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A trio of tornadoes tore up Sioux Falls, S.D.

The twisters were all rated EF-2 on the Enhanced Fujita scale.

A tornado left severe damage to homes, structures and trees in Sioux Falls, S.D., on Sept. 11. (Video: City of Sioux Falls via Storyful)

Tornado triplets touched down in Sioux Falls, S.D., Tuesday night. The three twisters, all rated EF-2 on the Enhanced Fujita scale, with winds about 130 mph, brought significant damage to the city of 175,000 people.

Drone footage in the video above offers an aerial glimpse of the damage to trees and homes.

A severe thunderstorm watch had been in effect since 6:25 p.m. Tuesday. Although a tornado was listed as possible, the primary focus was on the potential for damaging winds.

A “bow echo,” the storm’s leading edge arching forward where it is pushed outward by strong descending winds, entered Sioux Falls about 11:18 p.m. Several bursts of wind punctuated the line in various locations. It took on the form of a quasi-linear convective system, or QLCS. Occasionally, QLCSs can spin up tornadoes.

It’s easy to forecast the development of sporadic QLCS tornadoes, but issuing warnings for them is a completely different ballgame. They usually form in the time it takes the radar beam to sweep around once, appearing suddenly and dissipating just as quickly as they came.

Tuesday night was a case in point. The radar scan at 11:24 p.m. shows a broad area of inbound winds in blue, marking strong southerly winds flowing toward the radar. One or two pinkish-red pixels dot the map just west of the more intense blues. That marks a subtle, but important, change in wind direction over a very short distance, indicative of some rotation.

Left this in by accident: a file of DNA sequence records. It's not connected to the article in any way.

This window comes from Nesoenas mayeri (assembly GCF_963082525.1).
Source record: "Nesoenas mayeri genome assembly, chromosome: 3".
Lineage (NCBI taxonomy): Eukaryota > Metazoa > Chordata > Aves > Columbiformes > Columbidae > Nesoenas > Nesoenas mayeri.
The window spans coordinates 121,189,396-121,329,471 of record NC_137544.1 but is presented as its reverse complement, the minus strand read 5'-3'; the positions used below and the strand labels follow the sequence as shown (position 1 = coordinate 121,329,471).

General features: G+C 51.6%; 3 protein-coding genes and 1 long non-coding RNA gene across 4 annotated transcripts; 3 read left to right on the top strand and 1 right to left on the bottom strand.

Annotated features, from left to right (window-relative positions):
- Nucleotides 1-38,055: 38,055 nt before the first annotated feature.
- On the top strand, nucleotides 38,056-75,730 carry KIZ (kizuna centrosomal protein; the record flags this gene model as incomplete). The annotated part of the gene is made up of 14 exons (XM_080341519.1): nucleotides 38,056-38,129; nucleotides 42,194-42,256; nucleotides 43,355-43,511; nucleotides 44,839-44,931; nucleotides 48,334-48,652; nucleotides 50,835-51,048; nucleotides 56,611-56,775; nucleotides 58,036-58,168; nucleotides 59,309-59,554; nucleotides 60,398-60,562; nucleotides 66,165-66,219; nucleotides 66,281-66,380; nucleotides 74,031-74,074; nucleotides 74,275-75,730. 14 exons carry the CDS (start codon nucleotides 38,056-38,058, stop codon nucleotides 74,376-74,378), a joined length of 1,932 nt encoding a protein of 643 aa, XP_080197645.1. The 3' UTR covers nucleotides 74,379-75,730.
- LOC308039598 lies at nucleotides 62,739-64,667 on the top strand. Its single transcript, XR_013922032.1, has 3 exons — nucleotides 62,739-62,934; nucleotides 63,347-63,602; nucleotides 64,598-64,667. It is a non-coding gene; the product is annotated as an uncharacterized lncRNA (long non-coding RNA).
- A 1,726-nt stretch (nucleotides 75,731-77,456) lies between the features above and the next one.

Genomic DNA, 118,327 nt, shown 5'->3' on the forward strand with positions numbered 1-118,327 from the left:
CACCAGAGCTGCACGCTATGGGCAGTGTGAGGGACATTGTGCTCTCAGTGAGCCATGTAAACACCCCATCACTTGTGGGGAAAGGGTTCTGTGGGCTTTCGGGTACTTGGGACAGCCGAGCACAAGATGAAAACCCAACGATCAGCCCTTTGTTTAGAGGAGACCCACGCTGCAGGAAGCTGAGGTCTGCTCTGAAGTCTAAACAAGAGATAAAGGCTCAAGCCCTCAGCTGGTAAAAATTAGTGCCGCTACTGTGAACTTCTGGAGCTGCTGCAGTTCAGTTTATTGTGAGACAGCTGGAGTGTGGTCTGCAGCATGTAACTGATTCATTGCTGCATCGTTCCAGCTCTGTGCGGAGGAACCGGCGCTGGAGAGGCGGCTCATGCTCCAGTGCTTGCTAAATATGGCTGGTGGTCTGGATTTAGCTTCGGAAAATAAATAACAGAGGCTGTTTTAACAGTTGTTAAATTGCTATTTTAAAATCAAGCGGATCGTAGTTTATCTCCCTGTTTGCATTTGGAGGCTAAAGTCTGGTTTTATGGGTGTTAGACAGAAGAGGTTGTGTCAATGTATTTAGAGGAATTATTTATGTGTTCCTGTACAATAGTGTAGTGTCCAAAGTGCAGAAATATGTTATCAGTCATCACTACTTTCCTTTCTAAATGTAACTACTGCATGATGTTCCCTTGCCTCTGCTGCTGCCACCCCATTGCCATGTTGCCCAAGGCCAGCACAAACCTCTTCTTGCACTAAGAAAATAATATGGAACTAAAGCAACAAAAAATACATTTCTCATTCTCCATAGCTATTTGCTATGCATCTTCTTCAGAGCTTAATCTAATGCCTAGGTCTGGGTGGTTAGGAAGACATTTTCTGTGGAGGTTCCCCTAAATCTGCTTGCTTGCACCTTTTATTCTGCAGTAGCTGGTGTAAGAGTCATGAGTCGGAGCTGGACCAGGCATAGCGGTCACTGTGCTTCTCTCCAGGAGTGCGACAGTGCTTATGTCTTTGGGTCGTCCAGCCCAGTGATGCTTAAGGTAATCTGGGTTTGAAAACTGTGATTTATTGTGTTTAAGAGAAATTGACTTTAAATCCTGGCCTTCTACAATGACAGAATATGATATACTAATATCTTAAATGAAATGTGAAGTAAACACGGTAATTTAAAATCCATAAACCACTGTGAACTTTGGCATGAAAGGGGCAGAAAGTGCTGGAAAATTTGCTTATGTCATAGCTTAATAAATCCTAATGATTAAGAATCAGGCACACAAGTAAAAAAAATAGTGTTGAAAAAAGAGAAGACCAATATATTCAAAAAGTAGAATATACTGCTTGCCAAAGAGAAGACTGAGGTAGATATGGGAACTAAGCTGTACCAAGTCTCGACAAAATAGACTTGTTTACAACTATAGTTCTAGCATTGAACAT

A tornado warning had been in effect since 11:04 p.m. as the storm’s circulations entered the southern Sioux Falls metro from the south. A downwind warning was issued at 11:27 p.m.

The 11:24 p.m. radar scan shows tightening circulation, but nothing conclusive that screams “tornado.”

Now let’s fast-forward to the next scan 1 minute and 26 seconds later. Can you spot the difference? That’s a full-fledged tornado. The warning came 95 seconds later at 11:27 p.m. By then, the tornado had lifted, another one had developed, before it, too, had lifted. Both were on the ground for under a minute and a half, traveling less than one mile.

A third funnel touched down at 11:28 p.m. near 41st Street in Sioux Falls.

All three twisters were dissolved by 11:30 p.m. The entire barrage to Sioux Falls lasted five and a half minutes — less time than it would take to sing Billy Joel’s 1973 classic “Piano Man.”

“We also had significant straight-line wind damage” said Todd Heitkamp, the meteorologist in charge at the National Weather Service in Sioux Falls.

Forecasters dread QLCS environments. The systems are notoriously tough to predict and put meteorologists in the “darned if they do, darned if they don’t” situation. QLCS tornadoes often spin up from signatures that in one radar scan may be very weak. But most of those weak signatures do not produce tornadoes. Warning on every single one would produce exorbitant false-alarm rates.

Two of the three tornadoes that occurred did so within tornado warnings issued by the National Weather Service; the first came with 20 minutes warning, an exceptionally long lead time for a QLCS environment.

Fortunately, the weather in Sioux Falls in coming days will be much more tranquil. Temperatures will hang in the 70s Thursday and Friday before they warm in time for the weekend.

Editor’s note: This article has been corrected to reflect that the first tornado did occur with warning from the National Weather Service office in Sioux Falls; it was originally reported that the tornado had struck without warning.

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